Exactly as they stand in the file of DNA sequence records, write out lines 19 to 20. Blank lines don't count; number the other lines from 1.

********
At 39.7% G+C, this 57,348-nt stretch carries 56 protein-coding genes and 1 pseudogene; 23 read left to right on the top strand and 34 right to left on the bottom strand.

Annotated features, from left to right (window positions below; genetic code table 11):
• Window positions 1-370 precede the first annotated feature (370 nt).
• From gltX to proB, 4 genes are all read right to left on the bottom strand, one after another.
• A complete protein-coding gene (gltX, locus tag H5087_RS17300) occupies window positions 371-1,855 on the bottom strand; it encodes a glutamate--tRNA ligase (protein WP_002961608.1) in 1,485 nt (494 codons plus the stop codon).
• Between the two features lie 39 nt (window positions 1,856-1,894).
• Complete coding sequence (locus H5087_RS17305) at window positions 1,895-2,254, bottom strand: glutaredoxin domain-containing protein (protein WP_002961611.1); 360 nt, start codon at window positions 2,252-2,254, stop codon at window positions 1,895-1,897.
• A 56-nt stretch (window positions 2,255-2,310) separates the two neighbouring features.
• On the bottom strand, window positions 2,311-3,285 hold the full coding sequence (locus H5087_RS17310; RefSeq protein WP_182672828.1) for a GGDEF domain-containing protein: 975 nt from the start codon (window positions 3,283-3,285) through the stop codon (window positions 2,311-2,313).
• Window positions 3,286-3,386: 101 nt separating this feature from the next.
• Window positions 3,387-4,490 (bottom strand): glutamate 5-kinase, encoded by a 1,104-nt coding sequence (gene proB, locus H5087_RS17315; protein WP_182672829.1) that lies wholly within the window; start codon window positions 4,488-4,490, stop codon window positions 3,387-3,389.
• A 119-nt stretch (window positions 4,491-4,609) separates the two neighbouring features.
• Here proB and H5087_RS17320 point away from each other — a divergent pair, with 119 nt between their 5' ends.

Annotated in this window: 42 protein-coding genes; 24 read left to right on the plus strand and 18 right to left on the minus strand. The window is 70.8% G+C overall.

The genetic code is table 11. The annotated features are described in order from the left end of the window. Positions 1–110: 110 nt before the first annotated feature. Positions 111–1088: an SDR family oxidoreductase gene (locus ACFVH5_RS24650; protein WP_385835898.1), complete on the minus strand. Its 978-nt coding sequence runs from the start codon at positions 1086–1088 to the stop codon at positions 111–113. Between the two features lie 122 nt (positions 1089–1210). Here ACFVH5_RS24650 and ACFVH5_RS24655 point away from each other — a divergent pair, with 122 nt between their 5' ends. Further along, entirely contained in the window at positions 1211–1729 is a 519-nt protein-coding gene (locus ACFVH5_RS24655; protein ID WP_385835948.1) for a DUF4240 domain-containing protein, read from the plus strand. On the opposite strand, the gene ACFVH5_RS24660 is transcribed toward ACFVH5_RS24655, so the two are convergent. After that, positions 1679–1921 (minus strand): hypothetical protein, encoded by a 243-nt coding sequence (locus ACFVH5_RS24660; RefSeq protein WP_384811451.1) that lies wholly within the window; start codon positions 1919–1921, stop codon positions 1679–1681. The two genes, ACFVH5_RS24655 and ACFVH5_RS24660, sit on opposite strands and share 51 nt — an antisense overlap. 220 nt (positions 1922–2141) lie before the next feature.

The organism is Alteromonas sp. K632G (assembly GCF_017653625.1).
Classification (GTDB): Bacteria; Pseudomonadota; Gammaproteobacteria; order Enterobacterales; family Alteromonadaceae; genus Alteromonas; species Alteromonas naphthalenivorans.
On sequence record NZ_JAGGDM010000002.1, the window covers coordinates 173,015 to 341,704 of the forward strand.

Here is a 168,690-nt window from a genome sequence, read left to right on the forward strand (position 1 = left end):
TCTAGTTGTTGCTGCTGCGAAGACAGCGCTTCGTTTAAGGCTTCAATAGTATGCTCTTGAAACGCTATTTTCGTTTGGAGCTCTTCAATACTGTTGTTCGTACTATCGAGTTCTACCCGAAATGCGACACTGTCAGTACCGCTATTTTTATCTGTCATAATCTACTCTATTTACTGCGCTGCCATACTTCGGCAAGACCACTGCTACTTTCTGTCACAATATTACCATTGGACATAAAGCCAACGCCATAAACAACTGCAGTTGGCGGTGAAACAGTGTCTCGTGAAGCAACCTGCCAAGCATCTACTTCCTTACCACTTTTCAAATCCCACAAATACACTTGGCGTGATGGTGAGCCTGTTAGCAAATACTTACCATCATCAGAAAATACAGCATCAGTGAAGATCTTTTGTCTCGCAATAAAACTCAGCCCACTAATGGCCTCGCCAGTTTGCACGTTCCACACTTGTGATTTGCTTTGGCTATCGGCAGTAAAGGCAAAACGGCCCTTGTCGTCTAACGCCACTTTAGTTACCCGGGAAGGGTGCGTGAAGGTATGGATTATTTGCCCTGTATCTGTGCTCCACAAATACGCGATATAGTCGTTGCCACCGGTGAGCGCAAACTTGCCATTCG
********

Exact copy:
Here is a 168,690-nt window from a genome sequence, read left to right on the forward strand (position 1 = left end):
TCTAGTTGTTGCTGCTGCGAAGACAGCGCTTCGTTTAAGGCTTCAATAGTATGCTCTTGAAACGCTATTTTCGTTTGGAGCTCTTCAATACTGTTGTTCGTACTATCGAGTTCTACCCGAAATGCGACACTGTCAGTACCGCTATTTTTATCTGTCATAATCTACTCTATTTACTGCGCTGCCATACTTCGGCAAGACCACTGCTACTTTCTGTCACAATATTACCATTGGACATAAAGCCAACGCCATAAACAACTGCAGTTGGCGGTGAAACAGTGTCTCGTGAAGCAACCTGCCAAGCATCTACTTCCTTACCACTTTTCAAATCCCACAAATACACTTGGCGTGATGGTGAGCCTGTTAGCAAATACTTACCATCATCAGAAAATACAGCATCAGTGAAGATCTTTTGTCTCGCAATAAAACTCAGCCCACTAATGGCCTCGCCAGTTTGCACGTTCCACACTTGTGATTTGCTTTGGCTATCGGCAGTAAAGGCAAAACGGCCCTTGTCGTCTAACGCCACTTTAGTTACCCGGGAAGGGTGCGTGAAGGTATGGATTATTTGCCCTGTATCTGTGCTCCACAAATACGCGATATAGTCGTTGCCACCGGTGAGCGCAAACTTGCCATTCG